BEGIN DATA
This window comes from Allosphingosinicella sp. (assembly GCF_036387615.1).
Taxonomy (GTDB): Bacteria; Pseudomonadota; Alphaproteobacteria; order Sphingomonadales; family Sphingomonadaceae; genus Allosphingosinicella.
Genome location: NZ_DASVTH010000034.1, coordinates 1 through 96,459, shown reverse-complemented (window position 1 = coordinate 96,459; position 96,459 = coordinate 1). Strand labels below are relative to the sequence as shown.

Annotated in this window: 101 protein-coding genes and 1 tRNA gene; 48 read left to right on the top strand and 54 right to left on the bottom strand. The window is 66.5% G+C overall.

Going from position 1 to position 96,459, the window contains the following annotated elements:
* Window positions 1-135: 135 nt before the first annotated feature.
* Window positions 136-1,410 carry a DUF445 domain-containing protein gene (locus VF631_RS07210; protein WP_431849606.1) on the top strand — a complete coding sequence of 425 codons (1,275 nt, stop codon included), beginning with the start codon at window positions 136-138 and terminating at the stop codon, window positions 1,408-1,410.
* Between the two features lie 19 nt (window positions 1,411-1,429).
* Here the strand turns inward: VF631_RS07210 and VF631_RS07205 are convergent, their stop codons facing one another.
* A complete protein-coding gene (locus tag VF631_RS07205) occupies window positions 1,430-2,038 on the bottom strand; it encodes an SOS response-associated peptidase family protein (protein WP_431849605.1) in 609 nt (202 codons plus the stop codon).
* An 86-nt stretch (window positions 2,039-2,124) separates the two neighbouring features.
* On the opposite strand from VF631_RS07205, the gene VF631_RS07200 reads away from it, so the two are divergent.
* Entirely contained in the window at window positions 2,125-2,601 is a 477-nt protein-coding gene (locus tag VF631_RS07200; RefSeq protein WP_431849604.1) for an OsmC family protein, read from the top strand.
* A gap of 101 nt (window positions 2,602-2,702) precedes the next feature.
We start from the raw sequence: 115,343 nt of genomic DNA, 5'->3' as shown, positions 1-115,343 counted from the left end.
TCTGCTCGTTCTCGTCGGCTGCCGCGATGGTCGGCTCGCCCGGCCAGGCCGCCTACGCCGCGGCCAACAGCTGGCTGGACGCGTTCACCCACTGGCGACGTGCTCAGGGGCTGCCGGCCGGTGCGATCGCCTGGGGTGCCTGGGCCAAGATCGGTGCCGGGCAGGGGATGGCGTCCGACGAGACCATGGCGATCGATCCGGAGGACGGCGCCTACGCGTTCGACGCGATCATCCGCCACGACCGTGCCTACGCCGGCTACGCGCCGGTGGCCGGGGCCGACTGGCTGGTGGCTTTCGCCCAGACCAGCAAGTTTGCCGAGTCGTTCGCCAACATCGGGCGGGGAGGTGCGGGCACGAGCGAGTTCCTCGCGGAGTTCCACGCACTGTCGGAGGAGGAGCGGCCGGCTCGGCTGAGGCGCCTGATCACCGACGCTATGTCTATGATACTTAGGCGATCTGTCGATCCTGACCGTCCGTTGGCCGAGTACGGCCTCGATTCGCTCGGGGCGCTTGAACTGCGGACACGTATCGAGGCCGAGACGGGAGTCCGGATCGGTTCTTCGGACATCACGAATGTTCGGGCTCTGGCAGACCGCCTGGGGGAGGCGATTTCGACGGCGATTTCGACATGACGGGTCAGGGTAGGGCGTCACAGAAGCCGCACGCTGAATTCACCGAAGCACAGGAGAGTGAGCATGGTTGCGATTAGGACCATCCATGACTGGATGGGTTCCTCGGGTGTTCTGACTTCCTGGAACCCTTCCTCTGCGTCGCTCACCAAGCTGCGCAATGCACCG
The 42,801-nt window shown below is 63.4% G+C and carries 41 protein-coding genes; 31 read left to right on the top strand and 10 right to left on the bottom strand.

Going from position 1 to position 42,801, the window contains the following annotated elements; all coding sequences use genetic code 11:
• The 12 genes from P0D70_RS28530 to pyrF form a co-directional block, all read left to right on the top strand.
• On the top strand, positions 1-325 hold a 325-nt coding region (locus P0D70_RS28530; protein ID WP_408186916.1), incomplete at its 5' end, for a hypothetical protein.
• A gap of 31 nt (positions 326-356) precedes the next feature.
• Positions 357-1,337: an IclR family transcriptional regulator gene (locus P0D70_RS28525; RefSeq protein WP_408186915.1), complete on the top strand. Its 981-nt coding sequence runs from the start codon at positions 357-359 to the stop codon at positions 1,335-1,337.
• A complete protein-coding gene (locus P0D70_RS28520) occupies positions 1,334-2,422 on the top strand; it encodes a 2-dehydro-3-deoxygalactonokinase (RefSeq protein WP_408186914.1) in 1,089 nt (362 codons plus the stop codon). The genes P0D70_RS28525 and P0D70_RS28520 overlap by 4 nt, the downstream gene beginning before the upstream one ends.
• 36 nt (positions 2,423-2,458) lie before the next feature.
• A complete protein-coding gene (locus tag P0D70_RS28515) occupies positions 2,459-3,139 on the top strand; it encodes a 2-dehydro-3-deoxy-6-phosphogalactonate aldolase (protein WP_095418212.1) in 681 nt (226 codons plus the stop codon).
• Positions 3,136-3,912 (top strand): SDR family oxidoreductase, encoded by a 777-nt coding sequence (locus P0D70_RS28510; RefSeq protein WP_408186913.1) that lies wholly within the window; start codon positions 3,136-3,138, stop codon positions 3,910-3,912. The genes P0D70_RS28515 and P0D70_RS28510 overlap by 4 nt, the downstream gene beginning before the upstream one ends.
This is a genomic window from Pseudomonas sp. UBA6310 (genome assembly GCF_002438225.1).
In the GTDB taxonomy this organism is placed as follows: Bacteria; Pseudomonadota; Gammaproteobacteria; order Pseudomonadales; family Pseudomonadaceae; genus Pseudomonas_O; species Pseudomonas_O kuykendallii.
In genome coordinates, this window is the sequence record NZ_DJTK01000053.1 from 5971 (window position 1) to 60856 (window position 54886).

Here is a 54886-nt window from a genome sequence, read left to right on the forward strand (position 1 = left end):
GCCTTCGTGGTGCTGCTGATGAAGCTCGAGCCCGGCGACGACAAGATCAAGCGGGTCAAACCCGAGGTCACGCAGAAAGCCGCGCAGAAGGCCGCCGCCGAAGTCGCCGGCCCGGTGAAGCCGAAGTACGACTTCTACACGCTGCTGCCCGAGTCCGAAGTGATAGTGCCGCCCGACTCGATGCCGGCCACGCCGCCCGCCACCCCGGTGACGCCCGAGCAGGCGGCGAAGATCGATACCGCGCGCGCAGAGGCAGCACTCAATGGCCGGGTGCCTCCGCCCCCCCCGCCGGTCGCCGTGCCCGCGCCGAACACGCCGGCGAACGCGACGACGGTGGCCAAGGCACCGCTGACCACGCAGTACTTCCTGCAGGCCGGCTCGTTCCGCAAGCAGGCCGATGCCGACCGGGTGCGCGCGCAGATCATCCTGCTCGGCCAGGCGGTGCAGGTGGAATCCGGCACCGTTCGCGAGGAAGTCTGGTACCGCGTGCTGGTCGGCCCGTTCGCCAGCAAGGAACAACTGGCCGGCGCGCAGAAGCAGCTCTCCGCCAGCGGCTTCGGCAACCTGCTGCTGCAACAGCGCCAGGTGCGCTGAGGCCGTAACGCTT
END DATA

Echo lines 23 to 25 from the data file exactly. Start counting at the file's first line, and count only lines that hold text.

• A complete protein-coding gene (locus P0D70_RS28520) occupies positions 1,334-2,422 on the top strand; it encodes a 2-dehydro-3-deoxygalactonokinase (RefSeq protein WP_408186914.1) in 1,089 nt (362 codons plus the stop codon). The genes P0D70_RS28525 and P0D70_RS28520 overlap by 4 nt, the downstream gene beginning before the upstream one ends.
• 36 nt (positions 2,423-2,458) lie before the next feature.
• A complete protein-coding gene (locus tag P0D70_RS28515) occupies positions 2,459-3,139 on the top strand; it encodes a 2-dehydro-3-deoxy-6-phosphogalactonate aldolase (protein WP_095418212.1) in 681 nt (226 codons plus the stop codon).